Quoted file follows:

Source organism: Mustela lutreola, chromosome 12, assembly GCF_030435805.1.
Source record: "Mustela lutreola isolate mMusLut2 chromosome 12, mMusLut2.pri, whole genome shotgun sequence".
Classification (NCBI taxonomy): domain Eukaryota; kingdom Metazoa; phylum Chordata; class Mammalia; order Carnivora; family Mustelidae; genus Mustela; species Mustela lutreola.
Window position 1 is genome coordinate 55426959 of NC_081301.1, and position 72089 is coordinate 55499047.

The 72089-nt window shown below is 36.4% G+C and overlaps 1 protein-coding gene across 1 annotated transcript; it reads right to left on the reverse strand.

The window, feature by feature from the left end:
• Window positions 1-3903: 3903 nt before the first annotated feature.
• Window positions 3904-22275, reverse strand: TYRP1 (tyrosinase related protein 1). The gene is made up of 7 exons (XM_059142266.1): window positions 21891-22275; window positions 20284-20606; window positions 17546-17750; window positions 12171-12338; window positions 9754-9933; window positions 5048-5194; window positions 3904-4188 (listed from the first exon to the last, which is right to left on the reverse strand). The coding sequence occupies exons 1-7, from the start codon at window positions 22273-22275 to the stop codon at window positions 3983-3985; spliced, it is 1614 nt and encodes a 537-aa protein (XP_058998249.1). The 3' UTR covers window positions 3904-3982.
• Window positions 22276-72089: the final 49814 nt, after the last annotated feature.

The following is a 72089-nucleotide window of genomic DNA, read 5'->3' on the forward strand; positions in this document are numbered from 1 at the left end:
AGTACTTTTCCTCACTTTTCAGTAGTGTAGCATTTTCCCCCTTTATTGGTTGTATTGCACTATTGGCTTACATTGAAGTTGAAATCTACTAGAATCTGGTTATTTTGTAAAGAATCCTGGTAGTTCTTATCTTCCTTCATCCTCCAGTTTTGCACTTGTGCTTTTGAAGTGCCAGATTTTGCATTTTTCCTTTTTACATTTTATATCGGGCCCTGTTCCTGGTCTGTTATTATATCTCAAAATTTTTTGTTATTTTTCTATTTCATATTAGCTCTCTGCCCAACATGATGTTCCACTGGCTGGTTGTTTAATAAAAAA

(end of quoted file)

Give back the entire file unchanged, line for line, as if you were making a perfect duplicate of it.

Source organism: Mustela lutreola, chromosome 12, assembly GCF_030435805.1.
Source record: "Mustela lutreola isolate mMusLut2 chromosome 12, mMusLut2.pri, whole genome shotgun sequence".
Classification (NCBI taxonomy): domain Eukaryota; kingdom Metazoa; phylum Chordata; class Mammalia; order Carnivora; family Mustelidae; genus Mustela; species Mustela lutreola.
Window position 1 is genome coordinate 55426959 of NC_081301.1, and position 72089 is coordinate 55499047.

The 72089-nt window shown below is 36.4% G+C and overlaps 1 protein-coding gene across 1 annotated transcript; it reads right to left on the reverse strand.

The window, feature by feature from the left end:
• Window positions 1-3903: 3903 nt before the first annotated feature.
• Window positions 3904-22275, reverse strand: TYRP1 (tyrosinase related protein 1). The gene is made up of 7 exons (XM_059142266.1): window positions 21891-22275; window positions 20284-20606; window positions 17546-17750; window positions 12171-12338; window positions 9754-9933; window positions 5048-5194; window positions 3904-4188 (listed from the first exon to the last, which is right to left on the reverse strand). The coding sequence occupies exons 1-7, from the start codon at window positions 22273-22275 to the stop codon at window positions 3983-3985; spliced, it is 1614 nt and encodes a 537-aa protein (XP_058998249.1). The 3' UTR covers window positions 3904-3982.
• Window positions 22276-72089: the final 49814 nt, after the last annotated feature.

The following is a 72089-nucleotide window of genomic DNA, read 5'->3' on the forward strand; positions in this document are numbered from 1 at the left end:
AGTACTTTTCCTCACTTTTCAGTAGTGTAGCATTTTCCCCCTTTATTGGTTGTATTGCACTATTGGCTTACATTGAAGTTGAAATCTACTAGAATCTGGTTATTTTGTAAAGAATCCTGGTAGTTCTTATCTTCCTTCATCCTCCAGTTTTGCACTTGTGCTTTTGAAGTGCCAGATTTTGCATTTTTCCTTTTTACATTTTATATCGGGCCCTGTTCCTGGTCTGTTATTATATCTCAAAATTTTTTGTTATTTTTCTATTTCATATTAGCTCTCTGCCCAACATGATGTTCCACTGGCTGGTTGTTTAATAAAAAA